Morocco is securing its diplomatic foothold in the Atlantic Basin in hopes of gathering momentum on its Western Sahara stance.
Rabat – Morocco and Ecuador seek to strengthen bilateral relations, representatives of the two countries said at a meeting on Friday, January 24 in Quito, the capital of Ecuador.
Farida Loudaya, Morocco’s ambassador to Colombia and Ecuador, discussed means to promote bilateral cooperation with Ecuadorian Deputy Minister for External Relations and Human Mobility, Cristian Espinosa Cañizares.
Espinosa praised his country’s collaboration with Morocco during the 12th World Forum on Migration and Development (GFMD), which took place in Quito from January 22 to 25.
The Ecuadorian minister also underscored the importance of Morocco’s strategic geographical location as a crossroads for Africa, Europe, and the Middle East.
Loudaya also held talks with the President of the Ecuadorian National Assembly, Cesar Litardo, on Thursday in Quito. The two parties focused on ways to strengthen parliamentary cooperation between Rabat and Quito.
Loudaya and Litardo examined ways to give new impetus to the partnership between their two countries, particularly in the fields of economic and commercial exchanges.
Litardo praised Morocco’s successful management of migration and the country’s commendable efforts in the fight against climate change. He also spoke glowingly of Morocco’s ambitious policy to develop its tourism sector.
He expressed the will of Ecuador’s National Assembly, or legislative body, to strengthen relations with Morocco for the benefit of the peoples of the two countries.
Loudaya went on to meet with the President of the Commission for Sovereignty, Integration, International Relations and Integral Security in the Ecuadorian National Assembly, Fernando Patricio Flores Vásques.
Flores Vasquez stressed the importance of developing relations with Morocco, an essential partner of Ecuador in Africa.
The Moroccan diplomat welcomed Ecuador’s growing interest in developing relations with Morocco and the African continent as a whole.
Loudaya also noted Morocco’s keen interest in developing South-South cooperation, a major pillar of the country’s foreign policy under King Mohammed VI.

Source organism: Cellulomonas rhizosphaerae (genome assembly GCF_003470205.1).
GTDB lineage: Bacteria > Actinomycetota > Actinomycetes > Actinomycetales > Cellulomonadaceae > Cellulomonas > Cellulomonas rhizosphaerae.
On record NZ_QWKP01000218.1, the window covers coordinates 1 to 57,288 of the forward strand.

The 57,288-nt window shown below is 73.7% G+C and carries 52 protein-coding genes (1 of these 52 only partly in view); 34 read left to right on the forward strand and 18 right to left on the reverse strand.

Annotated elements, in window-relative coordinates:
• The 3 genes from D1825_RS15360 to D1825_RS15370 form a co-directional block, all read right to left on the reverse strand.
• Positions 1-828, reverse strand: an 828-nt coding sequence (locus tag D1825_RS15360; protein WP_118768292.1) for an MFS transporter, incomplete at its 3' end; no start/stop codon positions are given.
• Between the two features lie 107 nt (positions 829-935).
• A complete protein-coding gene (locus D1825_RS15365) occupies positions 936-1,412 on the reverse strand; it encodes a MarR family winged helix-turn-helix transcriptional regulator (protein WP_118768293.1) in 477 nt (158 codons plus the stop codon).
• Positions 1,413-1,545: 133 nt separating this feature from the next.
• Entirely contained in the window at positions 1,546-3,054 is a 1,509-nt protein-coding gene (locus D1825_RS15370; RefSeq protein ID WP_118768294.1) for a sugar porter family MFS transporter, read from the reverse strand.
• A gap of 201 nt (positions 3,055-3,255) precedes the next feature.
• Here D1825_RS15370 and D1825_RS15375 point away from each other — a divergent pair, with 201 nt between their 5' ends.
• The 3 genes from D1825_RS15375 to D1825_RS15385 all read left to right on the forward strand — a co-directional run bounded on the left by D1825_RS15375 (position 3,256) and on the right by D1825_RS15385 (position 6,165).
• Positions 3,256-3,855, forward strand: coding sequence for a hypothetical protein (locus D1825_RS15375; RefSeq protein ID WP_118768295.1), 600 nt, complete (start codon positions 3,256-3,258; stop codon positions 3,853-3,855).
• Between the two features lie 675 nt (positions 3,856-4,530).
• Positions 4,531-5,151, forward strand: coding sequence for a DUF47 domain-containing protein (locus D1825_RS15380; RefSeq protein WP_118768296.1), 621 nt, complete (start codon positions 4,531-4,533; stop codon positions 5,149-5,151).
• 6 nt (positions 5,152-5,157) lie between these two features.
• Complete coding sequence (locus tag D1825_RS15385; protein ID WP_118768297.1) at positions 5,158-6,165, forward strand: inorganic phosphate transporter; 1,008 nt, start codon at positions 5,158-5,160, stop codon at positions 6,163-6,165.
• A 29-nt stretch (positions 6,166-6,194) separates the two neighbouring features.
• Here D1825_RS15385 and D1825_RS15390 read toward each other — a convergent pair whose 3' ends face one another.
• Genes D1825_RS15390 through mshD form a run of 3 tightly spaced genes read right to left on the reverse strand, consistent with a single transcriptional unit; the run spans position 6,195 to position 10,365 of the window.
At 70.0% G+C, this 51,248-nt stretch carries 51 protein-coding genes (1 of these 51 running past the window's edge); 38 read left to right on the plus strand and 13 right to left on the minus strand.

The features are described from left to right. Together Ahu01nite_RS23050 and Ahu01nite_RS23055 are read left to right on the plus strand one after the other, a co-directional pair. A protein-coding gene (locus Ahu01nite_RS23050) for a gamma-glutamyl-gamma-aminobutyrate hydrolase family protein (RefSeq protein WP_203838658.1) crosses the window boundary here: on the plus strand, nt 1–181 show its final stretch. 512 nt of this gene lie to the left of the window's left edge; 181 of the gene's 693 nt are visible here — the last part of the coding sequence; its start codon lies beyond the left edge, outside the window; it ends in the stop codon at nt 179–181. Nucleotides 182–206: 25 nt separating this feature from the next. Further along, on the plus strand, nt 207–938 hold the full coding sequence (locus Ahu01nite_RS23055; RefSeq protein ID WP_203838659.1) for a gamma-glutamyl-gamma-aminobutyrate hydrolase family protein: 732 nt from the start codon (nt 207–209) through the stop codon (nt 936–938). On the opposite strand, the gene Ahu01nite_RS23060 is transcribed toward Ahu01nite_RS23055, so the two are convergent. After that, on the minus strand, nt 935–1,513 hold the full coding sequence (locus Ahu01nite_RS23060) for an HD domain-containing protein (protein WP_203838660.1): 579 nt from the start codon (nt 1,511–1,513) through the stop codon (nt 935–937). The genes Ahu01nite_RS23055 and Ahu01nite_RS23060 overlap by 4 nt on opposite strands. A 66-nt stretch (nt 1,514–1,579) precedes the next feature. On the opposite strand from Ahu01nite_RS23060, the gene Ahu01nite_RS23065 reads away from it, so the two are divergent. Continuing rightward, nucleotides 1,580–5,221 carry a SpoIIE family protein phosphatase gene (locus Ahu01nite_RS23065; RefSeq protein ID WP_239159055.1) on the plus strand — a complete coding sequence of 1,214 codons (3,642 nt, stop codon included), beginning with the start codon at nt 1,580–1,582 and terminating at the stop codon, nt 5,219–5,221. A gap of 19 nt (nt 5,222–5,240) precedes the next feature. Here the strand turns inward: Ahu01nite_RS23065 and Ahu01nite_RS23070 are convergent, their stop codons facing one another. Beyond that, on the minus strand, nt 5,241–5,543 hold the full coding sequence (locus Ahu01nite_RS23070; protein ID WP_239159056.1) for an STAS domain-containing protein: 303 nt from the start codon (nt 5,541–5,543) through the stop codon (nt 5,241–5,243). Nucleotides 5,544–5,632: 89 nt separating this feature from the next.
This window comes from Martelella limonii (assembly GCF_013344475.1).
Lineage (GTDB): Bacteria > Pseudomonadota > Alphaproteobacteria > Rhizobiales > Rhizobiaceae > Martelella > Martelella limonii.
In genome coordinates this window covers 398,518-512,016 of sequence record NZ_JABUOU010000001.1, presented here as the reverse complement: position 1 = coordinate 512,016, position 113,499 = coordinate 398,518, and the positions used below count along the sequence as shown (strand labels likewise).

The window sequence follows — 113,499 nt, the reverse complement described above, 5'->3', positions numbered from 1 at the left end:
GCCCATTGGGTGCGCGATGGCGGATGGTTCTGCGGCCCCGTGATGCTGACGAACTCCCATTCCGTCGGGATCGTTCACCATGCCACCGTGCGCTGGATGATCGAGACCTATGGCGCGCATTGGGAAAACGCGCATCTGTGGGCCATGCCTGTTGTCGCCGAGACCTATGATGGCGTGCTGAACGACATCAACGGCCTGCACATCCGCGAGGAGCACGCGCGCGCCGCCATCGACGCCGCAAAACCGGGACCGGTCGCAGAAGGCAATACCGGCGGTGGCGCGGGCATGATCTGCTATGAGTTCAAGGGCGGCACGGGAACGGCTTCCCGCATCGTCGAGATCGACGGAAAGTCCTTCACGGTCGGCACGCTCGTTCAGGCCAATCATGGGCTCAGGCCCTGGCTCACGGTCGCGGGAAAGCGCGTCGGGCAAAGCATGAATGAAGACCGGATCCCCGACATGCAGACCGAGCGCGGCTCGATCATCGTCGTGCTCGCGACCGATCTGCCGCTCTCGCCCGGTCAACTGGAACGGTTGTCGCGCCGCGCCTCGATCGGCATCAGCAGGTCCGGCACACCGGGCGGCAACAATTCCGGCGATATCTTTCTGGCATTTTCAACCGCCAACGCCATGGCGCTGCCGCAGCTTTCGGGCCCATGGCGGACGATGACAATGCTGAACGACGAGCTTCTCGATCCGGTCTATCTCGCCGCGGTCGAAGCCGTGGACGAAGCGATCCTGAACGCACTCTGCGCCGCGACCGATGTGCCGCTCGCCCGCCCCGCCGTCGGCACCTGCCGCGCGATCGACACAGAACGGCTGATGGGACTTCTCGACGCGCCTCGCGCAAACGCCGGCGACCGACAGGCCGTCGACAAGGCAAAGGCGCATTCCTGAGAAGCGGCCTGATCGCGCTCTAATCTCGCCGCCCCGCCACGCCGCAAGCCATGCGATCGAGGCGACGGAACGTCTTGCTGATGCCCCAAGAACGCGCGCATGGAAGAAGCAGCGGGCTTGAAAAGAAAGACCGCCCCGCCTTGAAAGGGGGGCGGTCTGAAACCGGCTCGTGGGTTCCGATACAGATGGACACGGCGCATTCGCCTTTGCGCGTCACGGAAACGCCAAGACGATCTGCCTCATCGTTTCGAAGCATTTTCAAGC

The Moroccan diplomat informed the Ecuadorian officials of the latest developments regarding the kingdom’s territorial integrity.
On September 16, 2019, Ecuador, through its Deputy Minister of Foreign Affairs Andres Teran, welcomed Morocco’s “serious” and “credible” efforts to find an agreed-upon and mutually acceptable solution to end the Western Sahara conflict.
After meeting with Morocco’s Minister of Foreign Affairs Nasser Bourita, Teran told the press that his country recognizes Morocco’s efforts to forge ahead with the UN-led process.
He explained that his country supports UN efforts to achieve a “realistic, pragmatic and durable solution to the dispute over the Sahara, based on realism and compromise.”
Ecuador joined Chile, Brazil, Guatemala, Paraguay, and Peru in supporting Morocco’s Autonomy Plan.
The latest development in Moroccan relations with the Americas came from Bolivia, after the country decided to withdraw its recognition of the Polisario’s self-styled Sahrawi Arab Democratic Republic, on Monday, January 20.
Bolivia announced its decision to adopt “constructive neutrality and the commitment to support the efforts of the United Nations and the international community” to reach a solution to the Western Sahara conflict.
Morocco has made major headway in boosting bilateral cooperation with Central and South American countries in recent years.
From politics to culture, Morocco is actively pursuing ties across the Atlantic and consolidating its diplomacy in the Americas under the umbrella of South-South cooperation.